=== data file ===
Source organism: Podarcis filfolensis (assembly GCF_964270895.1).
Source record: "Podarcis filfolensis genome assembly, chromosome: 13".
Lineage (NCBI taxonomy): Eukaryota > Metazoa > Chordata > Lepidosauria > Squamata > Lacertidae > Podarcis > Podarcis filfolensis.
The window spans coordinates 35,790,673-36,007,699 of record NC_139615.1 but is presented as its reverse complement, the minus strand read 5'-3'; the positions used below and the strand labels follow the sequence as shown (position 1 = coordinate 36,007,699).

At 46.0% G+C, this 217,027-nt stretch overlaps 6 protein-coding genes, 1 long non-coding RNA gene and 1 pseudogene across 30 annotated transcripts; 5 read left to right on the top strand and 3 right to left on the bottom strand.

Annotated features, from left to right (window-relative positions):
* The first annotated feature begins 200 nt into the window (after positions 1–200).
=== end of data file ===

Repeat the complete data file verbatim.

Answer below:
Source organism: Podarcis filfolensis (assembly GCF_964270895.1).
Source record: "Podarcis filfolensis genome assembly, chromosome: 13".
Lineage (NCBI taxonomy): Eukaryota > Metazoa > Chordata > Lepidosauria > Squamata > Lacertidae > Podarcis > Podarcis filfolensis.
The window spans coordinates 35,790,673-36,007,699 of record NC_139615.1 but is presented as its reverse complement, the minus strand read 5'-3'; the positions used below and the strand labels follow the sequence as shown (position 1 = coordinate 36,007,699).

At 46.0% G+C, this 217,027-nt stretch overlaps 6 protein-coding genes, 1 long non-coding RNA gene and 1 pseudogene across 30 annotated transcripts; 5 read left to right on the top strand and 3 right to left on the bottom strand.

Annotated features, from left to right (window-relative positions):
* The first annotated feature begins 200 nt into the window (after positions 1–200).